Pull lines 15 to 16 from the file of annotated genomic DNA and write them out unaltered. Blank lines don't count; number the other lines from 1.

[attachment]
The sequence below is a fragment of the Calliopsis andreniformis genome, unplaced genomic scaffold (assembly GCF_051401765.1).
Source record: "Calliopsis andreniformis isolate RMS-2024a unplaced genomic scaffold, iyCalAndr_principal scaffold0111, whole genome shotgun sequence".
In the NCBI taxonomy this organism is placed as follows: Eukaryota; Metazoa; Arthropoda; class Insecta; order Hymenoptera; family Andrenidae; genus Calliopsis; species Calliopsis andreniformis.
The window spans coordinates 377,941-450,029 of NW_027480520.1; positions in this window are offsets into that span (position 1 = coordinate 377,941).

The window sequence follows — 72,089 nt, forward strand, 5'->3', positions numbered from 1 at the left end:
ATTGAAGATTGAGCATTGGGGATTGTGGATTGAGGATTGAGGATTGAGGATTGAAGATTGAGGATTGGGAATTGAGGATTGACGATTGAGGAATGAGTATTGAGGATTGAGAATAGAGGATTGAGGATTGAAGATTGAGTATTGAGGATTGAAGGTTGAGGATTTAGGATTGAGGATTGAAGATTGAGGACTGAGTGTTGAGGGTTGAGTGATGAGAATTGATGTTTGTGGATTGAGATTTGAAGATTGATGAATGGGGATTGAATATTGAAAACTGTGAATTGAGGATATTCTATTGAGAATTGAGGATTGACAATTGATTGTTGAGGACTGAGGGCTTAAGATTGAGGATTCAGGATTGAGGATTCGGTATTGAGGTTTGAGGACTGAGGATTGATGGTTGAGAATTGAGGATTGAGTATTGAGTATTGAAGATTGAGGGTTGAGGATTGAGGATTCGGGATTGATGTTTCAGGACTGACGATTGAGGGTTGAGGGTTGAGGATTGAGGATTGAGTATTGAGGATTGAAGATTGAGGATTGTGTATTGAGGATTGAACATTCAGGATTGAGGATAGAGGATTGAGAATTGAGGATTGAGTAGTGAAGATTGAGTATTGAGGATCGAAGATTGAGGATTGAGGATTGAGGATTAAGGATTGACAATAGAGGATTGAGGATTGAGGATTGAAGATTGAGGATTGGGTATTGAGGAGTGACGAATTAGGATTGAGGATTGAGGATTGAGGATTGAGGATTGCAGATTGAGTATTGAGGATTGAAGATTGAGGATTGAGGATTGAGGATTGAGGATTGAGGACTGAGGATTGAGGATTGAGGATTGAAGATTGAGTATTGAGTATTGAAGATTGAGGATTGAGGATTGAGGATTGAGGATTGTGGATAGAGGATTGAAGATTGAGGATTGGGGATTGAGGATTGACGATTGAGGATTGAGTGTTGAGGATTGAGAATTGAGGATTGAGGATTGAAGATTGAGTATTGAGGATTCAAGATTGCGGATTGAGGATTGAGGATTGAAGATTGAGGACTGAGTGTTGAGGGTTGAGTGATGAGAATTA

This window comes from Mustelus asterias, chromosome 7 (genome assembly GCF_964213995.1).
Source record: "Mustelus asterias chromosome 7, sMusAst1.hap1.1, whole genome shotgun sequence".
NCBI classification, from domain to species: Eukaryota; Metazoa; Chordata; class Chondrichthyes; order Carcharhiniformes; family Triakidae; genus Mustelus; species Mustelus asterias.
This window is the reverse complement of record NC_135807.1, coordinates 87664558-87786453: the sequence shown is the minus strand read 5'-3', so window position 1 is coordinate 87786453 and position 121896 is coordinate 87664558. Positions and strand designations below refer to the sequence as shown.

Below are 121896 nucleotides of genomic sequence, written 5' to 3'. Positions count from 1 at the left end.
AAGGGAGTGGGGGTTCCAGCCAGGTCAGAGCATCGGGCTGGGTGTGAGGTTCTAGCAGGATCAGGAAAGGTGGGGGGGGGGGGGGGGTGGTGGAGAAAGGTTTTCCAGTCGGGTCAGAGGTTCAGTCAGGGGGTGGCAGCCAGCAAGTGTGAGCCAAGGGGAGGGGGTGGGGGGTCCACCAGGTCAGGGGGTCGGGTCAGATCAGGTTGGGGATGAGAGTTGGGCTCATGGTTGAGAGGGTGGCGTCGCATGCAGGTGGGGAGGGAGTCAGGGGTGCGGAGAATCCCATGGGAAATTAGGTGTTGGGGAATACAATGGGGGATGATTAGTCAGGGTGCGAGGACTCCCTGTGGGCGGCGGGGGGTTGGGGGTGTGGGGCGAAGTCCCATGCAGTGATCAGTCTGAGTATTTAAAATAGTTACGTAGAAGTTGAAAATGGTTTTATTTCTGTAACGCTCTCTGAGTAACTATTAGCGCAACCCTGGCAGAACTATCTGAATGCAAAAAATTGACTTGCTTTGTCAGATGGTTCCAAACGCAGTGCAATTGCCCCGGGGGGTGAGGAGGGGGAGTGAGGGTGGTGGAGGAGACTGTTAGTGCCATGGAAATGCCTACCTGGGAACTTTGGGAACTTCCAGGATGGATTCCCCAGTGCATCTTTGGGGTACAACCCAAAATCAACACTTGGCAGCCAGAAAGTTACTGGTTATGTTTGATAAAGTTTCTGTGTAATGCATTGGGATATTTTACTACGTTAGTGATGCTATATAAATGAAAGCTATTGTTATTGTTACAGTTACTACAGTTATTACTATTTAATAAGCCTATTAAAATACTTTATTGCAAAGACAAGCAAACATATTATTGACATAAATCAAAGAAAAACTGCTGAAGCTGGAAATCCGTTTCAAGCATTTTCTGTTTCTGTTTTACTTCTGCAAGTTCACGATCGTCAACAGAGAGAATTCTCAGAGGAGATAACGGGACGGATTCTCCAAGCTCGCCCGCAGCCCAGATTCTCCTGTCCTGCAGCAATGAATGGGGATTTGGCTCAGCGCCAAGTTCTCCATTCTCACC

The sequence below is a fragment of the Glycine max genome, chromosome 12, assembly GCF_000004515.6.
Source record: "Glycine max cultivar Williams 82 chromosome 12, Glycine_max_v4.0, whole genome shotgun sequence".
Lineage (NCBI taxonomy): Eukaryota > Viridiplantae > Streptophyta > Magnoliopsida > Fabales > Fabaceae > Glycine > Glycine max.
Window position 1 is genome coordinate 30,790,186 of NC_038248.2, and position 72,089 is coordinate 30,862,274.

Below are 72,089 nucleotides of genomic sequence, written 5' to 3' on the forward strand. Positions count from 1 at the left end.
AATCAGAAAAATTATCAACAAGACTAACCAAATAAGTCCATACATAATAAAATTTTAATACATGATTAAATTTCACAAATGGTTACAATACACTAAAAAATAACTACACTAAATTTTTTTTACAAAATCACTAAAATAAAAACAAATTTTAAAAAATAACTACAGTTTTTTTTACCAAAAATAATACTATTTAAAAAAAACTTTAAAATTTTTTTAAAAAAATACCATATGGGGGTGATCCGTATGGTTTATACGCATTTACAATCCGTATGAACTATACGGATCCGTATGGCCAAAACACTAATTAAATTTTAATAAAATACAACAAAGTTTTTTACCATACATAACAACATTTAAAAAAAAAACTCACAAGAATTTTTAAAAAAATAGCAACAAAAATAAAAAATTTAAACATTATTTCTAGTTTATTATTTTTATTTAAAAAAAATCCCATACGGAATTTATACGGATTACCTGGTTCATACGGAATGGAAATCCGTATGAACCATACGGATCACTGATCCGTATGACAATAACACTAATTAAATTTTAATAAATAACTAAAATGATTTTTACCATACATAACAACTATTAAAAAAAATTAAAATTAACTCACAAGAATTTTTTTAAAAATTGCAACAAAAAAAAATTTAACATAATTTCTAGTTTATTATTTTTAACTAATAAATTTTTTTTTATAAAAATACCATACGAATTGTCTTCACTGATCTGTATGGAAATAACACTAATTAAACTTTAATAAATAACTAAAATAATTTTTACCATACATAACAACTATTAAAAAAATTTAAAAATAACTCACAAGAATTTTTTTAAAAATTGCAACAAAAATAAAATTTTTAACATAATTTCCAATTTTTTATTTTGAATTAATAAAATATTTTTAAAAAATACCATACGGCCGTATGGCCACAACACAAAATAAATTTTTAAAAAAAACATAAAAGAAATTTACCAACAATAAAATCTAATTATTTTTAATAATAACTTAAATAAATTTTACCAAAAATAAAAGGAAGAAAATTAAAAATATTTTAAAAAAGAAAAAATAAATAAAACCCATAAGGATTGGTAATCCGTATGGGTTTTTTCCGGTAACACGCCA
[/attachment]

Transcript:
Lineage (NCBI taxonomy): Eukaryota > Viridiplantae > Streptophyta > Magnoliopsida > Fabales > Fabaceae > Glycine > Glycine max.
Window position 1 is genome coordinate 30,790,186 of NC_038248.2, and position 72,089 is coordinate 30,862,274.